When floating a company a percentage of the shares will be made available on a public investment exchange for purchase by the general public - the Initial Public Offering (IPO). Advice from expert corporate lawyers for is necessary if you are considering floating your company.
Company flotation and Oratto
Oratto has been developed as an online method of connecting consumers of legal services with high quality legal advice in the specific sphere of their need. All of the corporate lawyers on this page are highly skilled in the areas of law pertinent to company flotation. Taking early legal advice will help to ensure smooth process from start to finish and should avoid any time consuming or costly mistakes being made. You can select an Oratto member lawyer from the list or send your details directly to Oratto and through our Match function we will identify the most appropriate corporate lawyer for your individual needs.
Floating your company
A company can be floated on one of three principal markets:
- London Stock Exchange
- The Alternative Investment Market
Although floating a company is an attractive idea, all legal and business perspectives must be considered before a decision to float is taken. Going public has a number of advantages; principally the increased ability to raise capital. This happens for several reasons:
- the IPO will provide a significant amount of capital which makes issues such as repaying investors much easier
- selling shares means that money is raised without incurring interest charges (such as with loans). This is especially useful to private companies with ongoing debt
- going public means an increased availability to alternative sources of capital. It also means a better debt to equity ratio, plus potentially improved terms of borrowing from conventional sources (e.g. banks) in the future
There are various conditions with which a company must comply in order to float. The regulatory and legal standards of a public limited company must be met and the right legal structure must be in place. Where shares are traded within a company, there are additional regulatory requirements to comply with:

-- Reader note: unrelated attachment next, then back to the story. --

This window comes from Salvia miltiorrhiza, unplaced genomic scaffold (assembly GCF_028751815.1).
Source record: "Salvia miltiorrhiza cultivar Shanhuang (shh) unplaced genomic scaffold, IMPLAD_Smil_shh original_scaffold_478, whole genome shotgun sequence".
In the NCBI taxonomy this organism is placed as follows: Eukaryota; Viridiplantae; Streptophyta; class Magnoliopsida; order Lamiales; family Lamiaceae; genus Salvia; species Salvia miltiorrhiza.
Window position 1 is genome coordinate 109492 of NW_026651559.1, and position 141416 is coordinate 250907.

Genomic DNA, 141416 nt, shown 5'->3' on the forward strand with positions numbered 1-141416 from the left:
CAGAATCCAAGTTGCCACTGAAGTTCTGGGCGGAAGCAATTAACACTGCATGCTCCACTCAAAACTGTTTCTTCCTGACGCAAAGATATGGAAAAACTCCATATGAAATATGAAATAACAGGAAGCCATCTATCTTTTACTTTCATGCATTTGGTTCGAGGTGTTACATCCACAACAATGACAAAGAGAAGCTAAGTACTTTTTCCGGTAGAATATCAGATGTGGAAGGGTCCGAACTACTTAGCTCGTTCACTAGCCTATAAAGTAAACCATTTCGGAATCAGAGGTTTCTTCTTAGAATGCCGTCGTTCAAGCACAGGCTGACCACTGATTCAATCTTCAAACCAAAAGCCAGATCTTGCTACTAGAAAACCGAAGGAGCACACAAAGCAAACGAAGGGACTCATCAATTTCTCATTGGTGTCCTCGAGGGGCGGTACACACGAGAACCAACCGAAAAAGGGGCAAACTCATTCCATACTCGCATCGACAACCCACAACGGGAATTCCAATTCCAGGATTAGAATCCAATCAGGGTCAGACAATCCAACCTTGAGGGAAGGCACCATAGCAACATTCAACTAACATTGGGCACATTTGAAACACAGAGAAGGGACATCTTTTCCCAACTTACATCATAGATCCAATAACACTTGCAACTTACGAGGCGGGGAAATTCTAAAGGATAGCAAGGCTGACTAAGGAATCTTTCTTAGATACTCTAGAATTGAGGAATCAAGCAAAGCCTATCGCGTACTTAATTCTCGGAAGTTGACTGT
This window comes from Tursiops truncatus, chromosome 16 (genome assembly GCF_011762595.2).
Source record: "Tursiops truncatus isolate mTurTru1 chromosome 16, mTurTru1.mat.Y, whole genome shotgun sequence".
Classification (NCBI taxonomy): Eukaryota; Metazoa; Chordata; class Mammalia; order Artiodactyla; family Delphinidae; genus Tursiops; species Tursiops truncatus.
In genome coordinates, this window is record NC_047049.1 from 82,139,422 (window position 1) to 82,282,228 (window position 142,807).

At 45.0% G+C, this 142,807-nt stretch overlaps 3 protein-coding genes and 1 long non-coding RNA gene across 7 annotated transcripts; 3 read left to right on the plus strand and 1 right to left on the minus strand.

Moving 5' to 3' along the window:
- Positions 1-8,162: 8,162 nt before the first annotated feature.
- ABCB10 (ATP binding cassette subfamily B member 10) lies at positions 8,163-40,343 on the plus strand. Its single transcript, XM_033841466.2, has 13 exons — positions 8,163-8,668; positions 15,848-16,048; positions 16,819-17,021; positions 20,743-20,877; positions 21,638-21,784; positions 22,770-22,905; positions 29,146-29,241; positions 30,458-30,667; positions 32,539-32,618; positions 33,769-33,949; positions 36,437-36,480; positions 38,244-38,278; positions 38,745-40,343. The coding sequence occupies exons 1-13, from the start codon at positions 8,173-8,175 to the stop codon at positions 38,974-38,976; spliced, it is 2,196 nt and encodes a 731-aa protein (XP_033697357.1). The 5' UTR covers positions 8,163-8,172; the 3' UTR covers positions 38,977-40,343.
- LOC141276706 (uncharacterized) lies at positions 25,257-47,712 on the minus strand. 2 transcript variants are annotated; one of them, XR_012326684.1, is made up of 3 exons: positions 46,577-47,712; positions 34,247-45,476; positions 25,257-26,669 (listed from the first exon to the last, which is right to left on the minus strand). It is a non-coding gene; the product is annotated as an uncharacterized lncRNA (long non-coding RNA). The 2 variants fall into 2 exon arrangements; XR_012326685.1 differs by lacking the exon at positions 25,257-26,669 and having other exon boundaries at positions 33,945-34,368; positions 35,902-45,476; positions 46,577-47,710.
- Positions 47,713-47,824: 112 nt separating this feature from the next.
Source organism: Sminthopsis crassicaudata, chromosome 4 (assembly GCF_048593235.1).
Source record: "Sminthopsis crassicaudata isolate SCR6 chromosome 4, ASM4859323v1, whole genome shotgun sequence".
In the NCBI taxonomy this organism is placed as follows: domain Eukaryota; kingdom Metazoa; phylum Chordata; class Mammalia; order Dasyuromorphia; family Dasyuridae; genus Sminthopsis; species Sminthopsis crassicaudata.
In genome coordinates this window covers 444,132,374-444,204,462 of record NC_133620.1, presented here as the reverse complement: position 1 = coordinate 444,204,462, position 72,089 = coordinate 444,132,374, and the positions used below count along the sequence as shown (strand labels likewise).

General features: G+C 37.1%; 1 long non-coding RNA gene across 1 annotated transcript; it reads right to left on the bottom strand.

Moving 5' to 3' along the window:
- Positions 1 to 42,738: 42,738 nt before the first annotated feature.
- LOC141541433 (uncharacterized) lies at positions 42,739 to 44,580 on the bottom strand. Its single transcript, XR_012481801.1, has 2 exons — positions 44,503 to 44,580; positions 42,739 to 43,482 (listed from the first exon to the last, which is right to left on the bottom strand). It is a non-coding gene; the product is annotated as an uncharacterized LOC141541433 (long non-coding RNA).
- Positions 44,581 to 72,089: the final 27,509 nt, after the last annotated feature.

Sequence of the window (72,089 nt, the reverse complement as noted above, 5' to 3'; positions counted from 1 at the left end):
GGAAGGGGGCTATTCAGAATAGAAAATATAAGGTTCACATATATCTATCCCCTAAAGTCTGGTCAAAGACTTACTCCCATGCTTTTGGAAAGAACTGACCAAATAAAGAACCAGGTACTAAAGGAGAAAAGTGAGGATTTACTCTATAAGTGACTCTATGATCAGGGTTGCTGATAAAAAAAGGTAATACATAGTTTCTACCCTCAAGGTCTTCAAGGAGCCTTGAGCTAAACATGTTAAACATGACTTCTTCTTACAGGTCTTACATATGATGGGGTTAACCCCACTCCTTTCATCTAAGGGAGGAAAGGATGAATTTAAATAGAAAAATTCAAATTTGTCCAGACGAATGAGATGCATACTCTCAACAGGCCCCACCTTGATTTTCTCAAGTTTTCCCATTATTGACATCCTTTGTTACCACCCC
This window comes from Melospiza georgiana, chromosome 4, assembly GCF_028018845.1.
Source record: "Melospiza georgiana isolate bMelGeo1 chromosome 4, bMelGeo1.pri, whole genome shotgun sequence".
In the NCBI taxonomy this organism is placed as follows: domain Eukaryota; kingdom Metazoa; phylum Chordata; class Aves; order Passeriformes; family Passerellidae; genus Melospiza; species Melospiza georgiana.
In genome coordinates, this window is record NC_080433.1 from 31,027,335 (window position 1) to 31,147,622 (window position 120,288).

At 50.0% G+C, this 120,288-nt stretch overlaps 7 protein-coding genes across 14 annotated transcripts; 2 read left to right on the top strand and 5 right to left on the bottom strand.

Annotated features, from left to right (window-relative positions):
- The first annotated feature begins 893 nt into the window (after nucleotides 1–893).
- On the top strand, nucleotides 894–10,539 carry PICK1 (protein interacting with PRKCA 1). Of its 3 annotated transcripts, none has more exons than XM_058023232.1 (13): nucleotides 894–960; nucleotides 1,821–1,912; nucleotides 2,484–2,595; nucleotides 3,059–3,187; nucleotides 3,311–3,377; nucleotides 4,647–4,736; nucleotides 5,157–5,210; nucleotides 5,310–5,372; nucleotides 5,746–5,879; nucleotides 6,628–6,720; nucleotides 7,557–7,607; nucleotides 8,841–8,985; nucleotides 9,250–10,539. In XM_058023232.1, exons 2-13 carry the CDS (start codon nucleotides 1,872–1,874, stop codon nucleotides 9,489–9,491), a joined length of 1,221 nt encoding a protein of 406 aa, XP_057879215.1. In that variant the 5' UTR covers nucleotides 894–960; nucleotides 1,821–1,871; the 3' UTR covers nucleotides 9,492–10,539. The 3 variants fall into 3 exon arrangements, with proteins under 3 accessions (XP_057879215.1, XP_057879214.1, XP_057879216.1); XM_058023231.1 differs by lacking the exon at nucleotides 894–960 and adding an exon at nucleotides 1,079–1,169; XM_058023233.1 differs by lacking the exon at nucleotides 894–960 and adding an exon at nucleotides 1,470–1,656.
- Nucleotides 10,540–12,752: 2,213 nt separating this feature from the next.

- there's no longer a requirement to hold an Annual General Meeting (AGM). But if any director, or 10% of shareholders (5% if it's more than 12 months since the last AGM) request one, then holding an AGM is compulsory. In addition, all shareholders must be invited to an AGM
- full accounts must be published twice a year in the interests of transparency
- any important news must be swiftly and effectively communicated to all investors
- other advisers need to be involved. These include your lawyer and your auditor.
- a public company must have a £50,000 minimum share capital
- annual reports and accounts must comply with the accounting principles of the London Stock Exchange
- the independent regulations and rules of the market being joined must be complied with
Solicitors for due diligence
One of the most important aspects of the company flotation process is due diligence. Broadly speaking, this is for the protection of the investors and simply means that the internal operations and commercial activities of a company must be investigated before any kind of merger, acquisition or IPO goes ahead.
For any further information regarding company flotation, or to begin the process, contact Oratto today for advice and guidance from specialist corporate lawyers.